Myanmar junta cracks down on crowds defying protest ban

Reports of many injured demonstrators drew strong concern from the U.N.’s office in Myanmar.

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A protest leader shouts slogans through a megaphone on February 09, 2021 in Yangon, Myanmar.

A protest leader shouts slogans through a megaphone on February 09, 2021 in Yangon, Myanmar. Myanmar declared martial law in parts of the country, including its two largest cities, as massive protests continued to draw people to the streets a week after the country’s military junta staged a coup against the elected National League For Democracy (NLD) government and detained de-facto leader Aung San Suu Kyi. Police fired rubber bullets, tear gas, and water cannon to disperse protesters at demonstrations across the country, and at least two people were in critical condition from the injuries sustained.


YANGON, Myanmar — Police cracked down on demonstrators opposing Myanmar’s military coup, firing warning shots and shooting water cannons to disperse crowds that took to the streets again Tuesday in defiance of rules making protests illegal.

Reports of many injured demonstrators drew strong concern from the U.N.’s office in Myanmar.

“According to reports from Nay Pyi Taw, Mandalay and other cities, numerous demonstrators have been injured, some of them seriously, by security forces in connection with the current protests across the country,” the U.N. said.

“The use of disproportionate force against demonstrators is unacceptable,” said Ola Almgren, the U.N. Resident Coordinator in Myanmar.

Water cannons were used in Mandalay, Myanmar’s second-biggest city, where witnesses said at least two warning shots were fired in early attempts to break up the crowd. Gunfire could be heard on videos from the city, some of which showed riot police flailing wildly with their batons at people trying to flee. Reports on social media said police arrested more than two dozen people there.

Police also used water cannons in the capital, Natpyitaw, for a second day and fired shots into the air. Police were reported to have also shot rubber bullets at the crowd in Naypyitaw, wounding several people. Photos on social media showed an alleged shooter — an officer with a short-barreled gun — and several injured people. Protesters posted photos online of bullet casings they said they found at the scene.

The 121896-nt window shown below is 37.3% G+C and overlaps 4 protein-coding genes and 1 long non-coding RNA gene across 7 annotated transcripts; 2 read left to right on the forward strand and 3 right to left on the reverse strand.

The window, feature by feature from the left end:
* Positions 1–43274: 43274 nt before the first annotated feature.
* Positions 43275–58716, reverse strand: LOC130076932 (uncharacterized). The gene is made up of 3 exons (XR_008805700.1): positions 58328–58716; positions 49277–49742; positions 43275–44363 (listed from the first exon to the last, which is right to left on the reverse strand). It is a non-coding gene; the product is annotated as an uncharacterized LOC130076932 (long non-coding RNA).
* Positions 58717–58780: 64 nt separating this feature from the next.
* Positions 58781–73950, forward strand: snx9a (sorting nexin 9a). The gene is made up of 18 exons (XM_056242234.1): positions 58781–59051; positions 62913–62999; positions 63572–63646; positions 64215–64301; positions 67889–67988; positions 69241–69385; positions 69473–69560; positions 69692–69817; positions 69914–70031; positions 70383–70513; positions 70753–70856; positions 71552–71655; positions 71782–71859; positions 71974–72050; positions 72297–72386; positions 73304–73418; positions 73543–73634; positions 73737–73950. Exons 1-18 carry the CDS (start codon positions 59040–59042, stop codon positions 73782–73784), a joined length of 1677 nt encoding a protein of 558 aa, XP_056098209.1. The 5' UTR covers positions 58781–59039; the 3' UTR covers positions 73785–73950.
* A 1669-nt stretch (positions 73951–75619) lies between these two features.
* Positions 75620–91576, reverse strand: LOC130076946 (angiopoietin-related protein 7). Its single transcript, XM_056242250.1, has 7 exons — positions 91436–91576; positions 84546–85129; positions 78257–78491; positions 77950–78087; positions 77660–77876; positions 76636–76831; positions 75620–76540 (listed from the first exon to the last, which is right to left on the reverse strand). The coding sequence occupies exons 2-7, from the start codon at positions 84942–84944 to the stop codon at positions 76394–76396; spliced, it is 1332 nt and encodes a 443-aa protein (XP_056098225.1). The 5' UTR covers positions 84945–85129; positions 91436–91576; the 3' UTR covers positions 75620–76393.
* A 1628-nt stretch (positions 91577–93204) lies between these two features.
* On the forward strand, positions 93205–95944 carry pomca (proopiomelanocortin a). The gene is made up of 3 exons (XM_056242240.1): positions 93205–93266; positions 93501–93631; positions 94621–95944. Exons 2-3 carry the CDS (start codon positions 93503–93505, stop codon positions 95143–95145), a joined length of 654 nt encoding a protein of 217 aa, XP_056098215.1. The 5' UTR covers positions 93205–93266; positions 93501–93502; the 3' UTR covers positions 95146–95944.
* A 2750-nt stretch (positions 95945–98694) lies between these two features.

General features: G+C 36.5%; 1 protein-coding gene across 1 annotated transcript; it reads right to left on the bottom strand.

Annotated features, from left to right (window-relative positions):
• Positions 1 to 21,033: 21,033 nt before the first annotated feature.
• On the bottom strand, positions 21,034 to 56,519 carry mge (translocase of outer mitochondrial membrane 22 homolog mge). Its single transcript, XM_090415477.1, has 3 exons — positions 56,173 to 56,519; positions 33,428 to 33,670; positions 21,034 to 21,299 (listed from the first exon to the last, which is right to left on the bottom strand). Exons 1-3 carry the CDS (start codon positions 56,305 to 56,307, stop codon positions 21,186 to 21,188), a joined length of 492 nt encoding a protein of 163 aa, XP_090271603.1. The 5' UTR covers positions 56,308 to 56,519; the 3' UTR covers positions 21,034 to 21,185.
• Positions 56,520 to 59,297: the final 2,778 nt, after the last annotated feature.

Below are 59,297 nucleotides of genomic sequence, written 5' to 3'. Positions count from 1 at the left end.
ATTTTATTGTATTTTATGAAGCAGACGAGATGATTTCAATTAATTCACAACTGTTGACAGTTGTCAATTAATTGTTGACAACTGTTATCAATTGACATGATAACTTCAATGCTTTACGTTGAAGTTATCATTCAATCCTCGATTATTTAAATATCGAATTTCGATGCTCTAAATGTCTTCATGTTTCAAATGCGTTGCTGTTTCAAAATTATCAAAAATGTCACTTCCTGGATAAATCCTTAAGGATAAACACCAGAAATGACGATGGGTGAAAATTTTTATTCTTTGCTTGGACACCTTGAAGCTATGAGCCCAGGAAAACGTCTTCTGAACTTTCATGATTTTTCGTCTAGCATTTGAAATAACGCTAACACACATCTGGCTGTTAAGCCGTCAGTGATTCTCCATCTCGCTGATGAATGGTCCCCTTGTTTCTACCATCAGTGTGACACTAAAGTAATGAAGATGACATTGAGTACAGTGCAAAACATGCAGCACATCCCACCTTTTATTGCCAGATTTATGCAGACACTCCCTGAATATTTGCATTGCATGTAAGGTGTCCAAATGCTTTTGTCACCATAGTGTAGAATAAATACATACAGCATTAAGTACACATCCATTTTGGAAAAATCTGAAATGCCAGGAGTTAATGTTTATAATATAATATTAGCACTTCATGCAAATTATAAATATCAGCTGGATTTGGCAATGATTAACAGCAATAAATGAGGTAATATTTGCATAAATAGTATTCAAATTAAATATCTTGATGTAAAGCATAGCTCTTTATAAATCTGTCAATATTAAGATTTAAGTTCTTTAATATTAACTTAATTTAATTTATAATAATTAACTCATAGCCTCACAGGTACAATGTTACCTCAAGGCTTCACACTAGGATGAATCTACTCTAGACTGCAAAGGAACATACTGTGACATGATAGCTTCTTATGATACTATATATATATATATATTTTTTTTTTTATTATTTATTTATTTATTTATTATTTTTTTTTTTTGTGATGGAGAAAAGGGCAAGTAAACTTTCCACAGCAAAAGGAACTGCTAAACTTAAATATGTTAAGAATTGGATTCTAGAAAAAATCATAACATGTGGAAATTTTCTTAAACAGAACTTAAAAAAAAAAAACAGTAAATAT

Unconfirmed social media reports circulated of shootings with live rounds and deaths among the protesters, with the potential of sparking violent retaliation against the authorities — an outcome proponents of the country’s civil disobedience movement have warned against. The AP was unable to immediately confirm the reports.

The weekly magazine 7Day News reported on its Twitter account that a 19-year-old woman was shot by police in Naypyidaw and was undergoing an emergency operation at the city’s main hospital. It cited Min Thu, the local chairman of the National League for Democracy party of ousted national leader Aung San Suu Kyi.

The protesters are demanding that power be restored to the deposed civilian government and are seeking freedom for Suu Kyi and other governing party members detained since the military took over and blocked the new session of Parliament from convening on Feb. 1.

Security forces on Tuesday night raided the national office of Suu Kyi’s party in Yangon. Regional offices of the party had been raided last week in actions the party decried as illegal.

The growing defiance is striking in a country where past demonstrations have been met with deadly force and are a reminder of previous movements in the Southeast Asian country’s long and bloody struggle for democracy. The military used deadly force to quash a massive 1988 uprising against military dictatorship and a 2007 revolt led by Buddhist monks.